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FAQ

Temporary Socially Responsible Investing Committee FAQ

 

Why was this committee formed?

As outlined in Resolution #37036, consistent with its responsibilities to the residents of the City of Portland, Portland’s City Council has a social and ethical obligation to seek to avoid adding to its portfolio securities issued by corporations that undermine efforts to create a prosperous, educated, healthy, and equitable City. The City’s Investment Policy does not currently include any social or other non-financial criteria to guide the City’s direct investment in these securities.

What types of corporate behavior is City Council concerned about?

City Council has identified six corporate behaviors that undermine efforts to create a prosperous, educated, healthy, and equitable City: engaging in practices that damage the environment, engaging in practices that damage public health; engaging in abusive labor practices, violating basic principles of corporate ethics and governance, engaging in extreme tax avoidance strategies, or exercising such a level of market dominance as to disrupt normal competitive market forces.

Are there any challenges involved in incorporating socially responsible principles into the City’s Investment Policy?

By law, the City may purchase only short-term (out to three years) corporate bonds. Oregon law also requires a credit rating of no lower than AA- for corporate bonds and A for Oregon issuers. Because of these and other restrictions, the list of acceptable corporate bonds in which the City can invest directly is very small. Currently, only 43 companies meet these criteria. In addition, fast-paced and dynamic market characteristics coupled with these limitations can make selecting the City’s investments very challenging.

Why didn’t the committee create the do-not-buy list?

This was not part of the committee’s charge. Instead, the temporary advisory committee was charged with the first step in developing the City’s new investment policy—determining how the City can incorporate socially responsible criteria into its investment policy.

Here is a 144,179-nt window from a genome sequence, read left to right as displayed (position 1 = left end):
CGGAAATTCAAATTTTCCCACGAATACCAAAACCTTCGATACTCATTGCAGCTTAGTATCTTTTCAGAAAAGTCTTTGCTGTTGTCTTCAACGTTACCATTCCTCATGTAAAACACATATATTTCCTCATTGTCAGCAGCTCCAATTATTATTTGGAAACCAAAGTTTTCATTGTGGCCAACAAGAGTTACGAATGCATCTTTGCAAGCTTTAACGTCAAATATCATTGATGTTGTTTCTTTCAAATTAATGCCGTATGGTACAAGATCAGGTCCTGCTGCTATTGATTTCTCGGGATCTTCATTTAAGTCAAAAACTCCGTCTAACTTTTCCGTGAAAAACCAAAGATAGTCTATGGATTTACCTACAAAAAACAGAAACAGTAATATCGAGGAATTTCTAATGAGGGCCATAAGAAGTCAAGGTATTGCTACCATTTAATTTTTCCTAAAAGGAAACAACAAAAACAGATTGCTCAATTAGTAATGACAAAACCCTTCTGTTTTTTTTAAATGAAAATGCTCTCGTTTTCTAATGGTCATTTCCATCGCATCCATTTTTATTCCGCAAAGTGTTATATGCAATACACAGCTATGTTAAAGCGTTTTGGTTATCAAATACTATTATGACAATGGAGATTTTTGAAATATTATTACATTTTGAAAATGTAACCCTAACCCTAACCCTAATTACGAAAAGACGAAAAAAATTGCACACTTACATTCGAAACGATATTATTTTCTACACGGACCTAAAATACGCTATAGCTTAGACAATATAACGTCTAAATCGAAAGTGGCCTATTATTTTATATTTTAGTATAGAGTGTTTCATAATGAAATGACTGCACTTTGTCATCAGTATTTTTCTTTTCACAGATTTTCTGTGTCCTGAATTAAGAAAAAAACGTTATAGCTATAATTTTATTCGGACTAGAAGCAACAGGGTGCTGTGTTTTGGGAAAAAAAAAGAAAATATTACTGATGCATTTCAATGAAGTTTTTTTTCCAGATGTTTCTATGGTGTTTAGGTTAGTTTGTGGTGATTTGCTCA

Specifically, the committee was charged with considering the cost, effectiveness, and practicality of the following two options: 1) Creating a standing advisory committee of public members that periodically makes recommendations to Council about a list of companies and/or industries in which the City shall not invest its cash assets; and 2) Hiring a firm with expertise in social and environmental investing to advise the Council on managing its corporate investments. However, the committee was invited to identify other strategies as well. The committee was not charged with creating a do-not-buy list.

Will this committee be permanent?

No. The charge for this committee expires in July 2014.

Will this do-not-buy list call for immediate divestment in the corporations on the list?

No. To avoid creating volatility in the City’s portfolio, the do-not-buy list would apply only to future investment purchases.

Do any other cities incorporate socially responsible principles into their investment policies?

On a very limited basis. You can view an analysis of other local government approaches here.

What are the Committee’s recommendations?

You can view the Committee’s final recommendations to Council here.

What happens next?

Committee members will present the committee’s report to Council for acceptance on August 6. Council will then determine the next steps.